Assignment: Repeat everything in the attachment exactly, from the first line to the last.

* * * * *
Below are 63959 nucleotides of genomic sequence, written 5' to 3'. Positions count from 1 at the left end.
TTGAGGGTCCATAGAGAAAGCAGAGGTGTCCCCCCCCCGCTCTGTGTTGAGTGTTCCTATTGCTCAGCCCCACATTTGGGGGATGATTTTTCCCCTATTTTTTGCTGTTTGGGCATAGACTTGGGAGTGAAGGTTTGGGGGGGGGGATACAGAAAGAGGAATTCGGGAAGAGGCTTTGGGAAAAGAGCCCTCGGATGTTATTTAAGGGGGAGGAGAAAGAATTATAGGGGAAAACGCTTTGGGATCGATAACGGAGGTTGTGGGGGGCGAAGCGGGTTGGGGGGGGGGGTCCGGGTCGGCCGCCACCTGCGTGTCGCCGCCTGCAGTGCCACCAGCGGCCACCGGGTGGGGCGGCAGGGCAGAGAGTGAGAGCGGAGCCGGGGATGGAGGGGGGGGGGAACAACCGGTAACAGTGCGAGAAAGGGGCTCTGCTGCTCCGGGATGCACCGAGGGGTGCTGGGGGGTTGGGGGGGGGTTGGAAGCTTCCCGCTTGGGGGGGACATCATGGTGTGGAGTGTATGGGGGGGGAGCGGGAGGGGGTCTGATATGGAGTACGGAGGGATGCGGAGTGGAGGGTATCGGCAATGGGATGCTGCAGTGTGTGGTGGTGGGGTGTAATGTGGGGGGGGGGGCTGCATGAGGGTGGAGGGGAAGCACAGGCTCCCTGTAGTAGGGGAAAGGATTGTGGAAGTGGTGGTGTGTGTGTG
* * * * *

Below are 63959 nucleotides of genomic sequence, written 5' to 3'. Positions count from 1 at the left end.
TTGAGGGTCCATAGAGAAAGCAGAGGTGTCCCCCCCCCGCTCTGTGTTGAGTGTTCCTATTGCTCAGCCCCACATTTGGGGGATGATTTTTCCCCTATTTTTTGCTGTTTGGGCATAGACTTGGGAGTGAAGGTTTGGGGGGGGGGATACAGAAAGAGGAATTCGGGAAGAGGCTTTGGGAAAAGAGCCCTCGGATGTTATTTAAGGGGGAGGAGAAAGAATTATAGGGGAAAACGCTTTGGGATCGATAACGGAGGTTGTGGGGGGCGAAGCGGGTTGGGGGGGGGGGTCCGGGTCGGCCGCCACCTGCGTGTCGCCGCCTGCAGTGCCACCAGCGGCCACCGGGTGGGGCGGCAGGGCAGAGAGTGAGAGCGGAGCCGGGGATGGAGGGGGGGGGGAACAACCGGTAACAGTGCGAGAAAGGGGCTCTGCTGCTCCGGGATGCACCGAGGGGTGCTGGGGGGTTGGGGGGGGGTTGGAAGCTTCCCGCTTGGGGGGGACATCATGGTGTGGAGTGTATGGGGGGGGAGCGGGAGGGGGTCTGATATGGAGTACGGAGGGATGCGGAGTGGAGGGTATCGGCAATGGGATGCTGCAGTGTGTGGTGGTGGGGTGTAATGTGGGGGGGGGGGCTGCATGAGGGTGGAGGGGAAGCACAGGCTCCCTGTAGTAGGGGAAAGGATTGTGGAAGTGGTGGTGTGTGTGTG